MARCH 31, 2008
One of the first movies watched for Horror Movie A Day (in the pre-writing reviews days, though I will try to eventually write one up for all of those forgotten little movies) was Two Thousand Maniacs, which is one of Hershell Gordon Lewis’ best-known movies. I didn’t care for it much, though I liked the ridiculous death scenes (my favorite – the barrel roll) and the delightfully awful songs. So I was a bit hesitant for the remake, retitled 2001 Maniacs, since rule of thumb is that a remake pales in comparison. Also, another rule of thumb is to never get your hopes too high for a movie made by anyone involved with Snoop Dogg’s Hood Of Horror. Well, I’m happy to say that this version breaks the mold!
Tim Sullivan and Chris Kobin (Sullivan directed, both scripted) did exactly what a remake of a bad movie SHOULD do: improve on the weak areas while retaining the spirit of the original. The biggest problem with the first movie, for me anyway, was how completely fucking stupid the characters were. They practically deserve to die for entering such obvious traps so willingly. Here, the townsfolk are a bit trickier, and the victims are much smarter (though still atypically horror movie dumb), so that the death scenes are not only more interesting, but even a bit more suspenseful. Whereas before, the entire method of the trap was obvious from the start, here we are allowed to sort of be surprised when the death trap comes out. For example, the “Milk Maiden” scene, in which Day of the Dead’s Christa Campbell (boyoyoyoyong) seduces a dude. We know that he’s gonna be a goner, but it’s not entirely obvious when and how.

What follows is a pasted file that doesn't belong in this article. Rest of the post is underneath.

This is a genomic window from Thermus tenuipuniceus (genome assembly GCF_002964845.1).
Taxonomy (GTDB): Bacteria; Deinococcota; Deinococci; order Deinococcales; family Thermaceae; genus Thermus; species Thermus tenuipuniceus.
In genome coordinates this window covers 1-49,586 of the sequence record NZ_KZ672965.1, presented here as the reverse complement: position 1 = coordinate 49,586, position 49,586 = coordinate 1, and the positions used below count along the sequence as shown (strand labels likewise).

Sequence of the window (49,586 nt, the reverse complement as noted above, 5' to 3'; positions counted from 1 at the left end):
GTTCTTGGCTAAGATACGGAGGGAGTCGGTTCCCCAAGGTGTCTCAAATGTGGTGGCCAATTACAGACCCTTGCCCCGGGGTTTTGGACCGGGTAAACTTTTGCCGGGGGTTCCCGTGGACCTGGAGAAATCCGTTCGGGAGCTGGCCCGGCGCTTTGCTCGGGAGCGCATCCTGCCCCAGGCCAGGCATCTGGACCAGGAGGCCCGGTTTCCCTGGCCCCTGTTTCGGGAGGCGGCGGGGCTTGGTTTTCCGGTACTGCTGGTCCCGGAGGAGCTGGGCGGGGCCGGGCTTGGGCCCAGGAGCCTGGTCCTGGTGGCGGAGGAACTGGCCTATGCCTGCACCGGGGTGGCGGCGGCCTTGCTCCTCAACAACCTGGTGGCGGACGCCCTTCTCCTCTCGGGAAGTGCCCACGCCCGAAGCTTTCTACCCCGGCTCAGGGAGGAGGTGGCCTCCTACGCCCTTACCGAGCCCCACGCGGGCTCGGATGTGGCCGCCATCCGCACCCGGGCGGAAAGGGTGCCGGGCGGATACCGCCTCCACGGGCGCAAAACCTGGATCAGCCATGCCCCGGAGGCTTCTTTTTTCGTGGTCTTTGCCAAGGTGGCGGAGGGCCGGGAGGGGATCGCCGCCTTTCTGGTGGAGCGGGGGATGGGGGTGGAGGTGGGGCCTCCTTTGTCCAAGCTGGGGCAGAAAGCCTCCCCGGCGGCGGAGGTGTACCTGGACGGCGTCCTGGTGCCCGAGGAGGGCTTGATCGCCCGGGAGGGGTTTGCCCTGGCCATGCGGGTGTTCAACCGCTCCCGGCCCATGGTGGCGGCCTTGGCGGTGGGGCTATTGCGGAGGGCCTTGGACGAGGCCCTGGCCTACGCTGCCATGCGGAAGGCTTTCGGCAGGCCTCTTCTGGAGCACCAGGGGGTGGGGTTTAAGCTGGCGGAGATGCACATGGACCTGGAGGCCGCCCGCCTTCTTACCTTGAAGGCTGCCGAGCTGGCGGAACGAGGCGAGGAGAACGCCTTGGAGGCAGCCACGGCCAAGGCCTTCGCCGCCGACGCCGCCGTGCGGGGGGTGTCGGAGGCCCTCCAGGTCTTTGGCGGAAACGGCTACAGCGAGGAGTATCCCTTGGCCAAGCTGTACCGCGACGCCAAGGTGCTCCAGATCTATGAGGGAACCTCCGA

Also, the traps are pretty much all new (my memory sucks – didn’t someone get ripped apart by runaway horses in the original as well?). For example, the aforementioned Maiden scene – she forces acid down the kid’s throat, which melts him from the inside out. It’s a fucking great scene. Like the Final Destination movies, you can almost imagine the creative team sitting around thinking of different ways to kill everyone and then writing the movie around that. Which is fine by me.
Also fine by me? Casting Peter Stormare! I love this guy, and had no idea he was even in the film. Sure, his role is brief, but his purpose is a good one, as his scenes help develop the main characters before they head off on their ill-fated journey, unlike the original film, which pretty much began with four people that we didn’t know about to enter the town. Eli Roth also pops up, playing the same guy he did in Cabin Fever. The rest of the cast is pretty genre friendly as well: in addition to Robert Englund and Lin Shaye as the main heavies, Kane Hodder, Scott Spiegel, Johnny Legend, and Sullivan himself pop up in cameos.
The main cast is decent, if not really memorable. I’m hardpressed to remember any of their names, but since the villains are the real draw for this film, I guess that’s not really an issue. Still, their relative blandness makes it difficult to peg the survivors (if any), which also adds a touch of suspense to the proceedings. Again, it’s all about improving the original, which had an obvious hero right from the start.
One thing I was a bit disappointed by was the lack of the original music. The theme “South Will Rise Again” is sort of in it (they pretty much just sing the chorus over and over), but there isn’t much else in the way of non-score music. I would have liked to see one or two of the other songs pop up somewhere. Also, the juvenile humor of the hicks fucking farm animals doesn’t really work, especially once you get to the sort-of twist ending.
All in all, if you are like me, and felt that the concept was somewhat wasted on Lewis’ super cheap, super stupid original, the remake should be refreshing to you. It’s not exactly my favorite movie of the year or anything, but it certainly makes for a good example of how to effectively remake a film (provided the film warranted a remake in the first place, which of course isn’t the case 90% of the time).
What say you?